Originally created 06/30/00

Across the area

Wrong-way driving leads to fatality

CRAWFORDVILLE - A 26-year-old Lilburn man was killed on Interstate 20 late Wednesday after he crossed the highway median, struck three oncoming cars, went airborne and landed in the median.

The wreck occurred just before midnight near Crawfordville in Taliaferro County, according to the Georgia State Patrol's Washington Post.

Pamas Hanto died of blunt force trauma to the head and chest, and four other people were transported to Wills Memorial Hospital in Washington with injuries that were not life threatening, Taliaferro County Coroner Milton Alexander said.

Authorities don't know what caused Mr. Hanto to cross the median and drive eastbound in westbound lanes. Mr. Alexander said there were no immediate signs of alcohol use, but truck drivers who witnessed the crash reported Mr. Hanto's lights were turned off.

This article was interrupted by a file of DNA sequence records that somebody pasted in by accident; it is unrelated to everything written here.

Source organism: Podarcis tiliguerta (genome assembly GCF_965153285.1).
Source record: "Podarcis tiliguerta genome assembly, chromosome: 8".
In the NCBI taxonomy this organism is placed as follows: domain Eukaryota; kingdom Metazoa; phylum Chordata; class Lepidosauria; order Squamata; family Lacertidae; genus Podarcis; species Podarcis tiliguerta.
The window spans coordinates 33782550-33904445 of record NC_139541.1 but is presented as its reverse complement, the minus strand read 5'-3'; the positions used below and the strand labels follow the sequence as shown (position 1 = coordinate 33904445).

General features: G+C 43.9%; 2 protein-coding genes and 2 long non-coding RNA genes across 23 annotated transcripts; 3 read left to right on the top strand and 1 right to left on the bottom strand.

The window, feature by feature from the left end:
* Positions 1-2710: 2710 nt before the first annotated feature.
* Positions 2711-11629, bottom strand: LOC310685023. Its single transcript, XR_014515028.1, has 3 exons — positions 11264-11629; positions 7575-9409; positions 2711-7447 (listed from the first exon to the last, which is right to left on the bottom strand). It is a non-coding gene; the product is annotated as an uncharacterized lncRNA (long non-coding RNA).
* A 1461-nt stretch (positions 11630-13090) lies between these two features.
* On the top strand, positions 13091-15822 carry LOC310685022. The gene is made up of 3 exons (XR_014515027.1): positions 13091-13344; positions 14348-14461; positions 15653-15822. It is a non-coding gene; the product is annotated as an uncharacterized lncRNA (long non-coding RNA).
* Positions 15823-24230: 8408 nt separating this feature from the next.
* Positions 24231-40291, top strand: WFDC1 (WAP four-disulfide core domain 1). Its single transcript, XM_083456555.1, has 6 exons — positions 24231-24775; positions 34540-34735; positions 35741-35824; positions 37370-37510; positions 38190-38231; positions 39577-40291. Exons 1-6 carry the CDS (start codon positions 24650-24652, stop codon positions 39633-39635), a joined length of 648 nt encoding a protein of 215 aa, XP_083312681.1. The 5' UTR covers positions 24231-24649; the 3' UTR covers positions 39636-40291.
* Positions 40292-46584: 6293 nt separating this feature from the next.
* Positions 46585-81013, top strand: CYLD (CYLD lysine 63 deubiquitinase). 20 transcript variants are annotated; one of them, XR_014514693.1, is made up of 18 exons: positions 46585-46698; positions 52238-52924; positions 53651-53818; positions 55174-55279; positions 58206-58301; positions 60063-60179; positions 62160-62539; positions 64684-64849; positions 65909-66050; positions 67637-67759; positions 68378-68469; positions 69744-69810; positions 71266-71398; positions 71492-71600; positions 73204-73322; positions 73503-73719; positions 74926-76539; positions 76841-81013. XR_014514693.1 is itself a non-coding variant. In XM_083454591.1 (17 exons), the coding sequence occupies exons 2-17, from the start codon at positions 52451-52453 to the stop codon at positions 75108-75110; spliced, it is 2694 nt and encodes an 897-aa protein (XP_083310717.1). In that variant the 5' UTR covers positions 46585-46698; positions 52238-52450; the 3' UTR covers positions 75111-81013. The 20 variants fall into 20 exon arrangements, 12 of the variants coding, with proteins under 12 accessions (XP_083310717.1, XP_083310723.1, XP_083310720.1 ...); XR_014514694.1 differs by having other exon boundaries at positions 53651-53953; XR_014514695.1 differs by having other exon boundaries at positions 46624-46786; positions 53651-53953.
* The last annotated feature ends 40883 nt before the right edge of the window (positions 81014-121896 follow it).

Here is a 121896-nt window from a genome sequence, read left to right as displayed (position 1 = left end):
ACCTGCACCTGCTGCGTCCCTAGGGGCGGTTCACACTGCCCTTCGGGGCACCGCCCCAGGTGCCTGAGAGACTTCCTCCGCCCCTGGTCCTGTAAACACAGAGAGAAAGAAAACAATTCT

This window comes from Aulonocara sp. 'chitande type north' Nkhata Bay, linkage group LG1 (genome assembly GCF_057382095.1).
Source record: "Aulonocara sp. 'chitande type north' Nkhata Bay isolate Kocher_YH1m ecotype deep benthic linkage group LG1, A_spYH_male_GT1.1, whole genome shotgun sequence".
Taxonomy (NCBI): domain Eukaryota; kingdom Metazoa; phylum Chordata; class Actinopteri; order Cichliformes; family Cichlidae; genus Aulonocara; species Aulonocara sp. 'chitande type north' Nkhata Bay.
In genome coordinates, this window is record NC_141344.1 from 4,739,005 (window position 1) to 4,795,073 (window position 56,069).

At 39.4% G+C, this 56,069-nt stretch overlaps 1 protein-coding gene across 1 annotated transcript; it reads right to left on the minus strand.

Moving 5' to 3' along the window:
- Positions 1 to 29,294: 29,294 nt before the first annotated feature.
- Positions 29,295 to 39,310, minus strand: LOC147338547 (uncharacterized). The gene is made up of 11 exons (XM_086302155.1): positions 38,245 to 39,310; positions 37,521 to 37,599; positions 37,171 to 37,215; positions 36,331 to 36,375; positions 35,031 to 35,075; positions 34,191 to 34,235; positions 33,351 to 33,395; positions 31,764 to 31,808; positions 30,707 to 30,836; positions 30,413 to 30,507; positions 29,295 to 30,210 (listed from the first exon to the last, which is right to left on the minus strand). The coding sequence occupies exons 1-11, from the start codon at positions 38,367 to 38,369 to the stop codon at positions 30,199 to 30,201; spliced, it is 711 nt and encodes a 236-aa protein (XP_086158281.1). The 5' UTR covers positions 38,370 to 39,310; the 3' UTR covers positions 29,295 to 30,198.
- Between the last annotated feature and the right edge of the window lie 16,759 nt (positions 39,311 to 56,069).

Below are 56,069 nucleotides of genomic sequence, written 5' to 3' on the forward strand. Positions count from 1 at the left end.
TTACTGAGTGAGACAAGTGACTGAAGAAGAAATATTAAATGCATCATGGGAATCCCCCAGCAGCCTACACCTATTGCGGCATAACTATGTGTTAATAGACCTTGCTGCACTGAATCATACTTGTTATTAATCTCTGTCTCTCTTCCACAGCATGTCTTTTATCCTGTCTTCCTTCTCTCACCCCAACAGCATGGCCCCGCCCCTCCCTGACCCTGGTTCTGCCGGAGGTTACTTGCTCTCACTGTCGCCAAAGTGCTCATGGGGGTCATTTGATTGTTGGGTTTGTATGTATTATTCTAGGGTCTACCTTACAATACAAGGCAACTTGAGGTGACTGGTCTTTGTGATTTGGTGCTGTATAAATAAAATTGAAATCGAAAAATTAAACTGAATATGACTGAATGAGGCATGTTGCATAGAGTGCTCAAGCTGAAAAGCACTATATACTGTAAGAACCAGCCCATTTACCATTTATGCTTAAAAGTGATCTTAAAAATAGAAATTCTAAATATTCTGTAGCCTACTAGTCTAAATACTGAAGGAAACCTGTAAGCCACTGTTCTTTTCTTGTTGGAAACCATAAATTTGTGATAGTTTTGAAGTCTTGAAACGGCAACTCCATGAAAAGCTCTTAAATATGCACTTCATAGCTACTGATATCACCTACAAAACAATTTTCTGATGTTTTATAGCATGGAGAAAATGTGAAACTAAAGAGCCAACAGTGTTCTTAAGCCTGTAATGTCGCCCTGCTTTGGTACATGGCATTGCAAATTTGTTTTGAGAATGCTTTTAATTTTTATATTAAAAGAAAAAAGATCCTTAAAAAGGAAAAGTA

Robber gets five years in jail

AIKEN - A man who robbed a door-to-door salesman, led police on a three-county chase and later got caught with heroin down his pants at the Aiken jail received a five-year jail term Thursday.

Edward N. Walker, 20, of Salley, took a plea agreement that kept him from receiving the maximum sentence on three charges - armed robbery, failure to stop for a blue light and possession with intent to distribute heroin. Prosecutors dropped other charges in exchange for the guilty pleas.

Mr. Walker's crime spree began Oct. 29, when he convinced a door-to-door salesman that his disabled mother wanted to buy some vegetables. When the man came inside, Mr. Walker put a gun to the man's back and robbed him.

A week later, police spotted Mr. Walker driving a stolen vehicle and tried to stop him. The man led police on a chase through Aiken, Barnwell and Orangeburg counties. He was caught in Orangeburg County.

In jail, prosecutors say two of his cellmates overdosed on heroin and had to be taken to the hospital. That resulted in a search of the cell, where officers found heroin stuffed down Mr. Walker's pants.

Man receives 20-year sentence

AIKEN - An Aiken County jury convicted a local man Thursday in a failed October home invasion in which the homeowner wrestled a gun away from the burglars.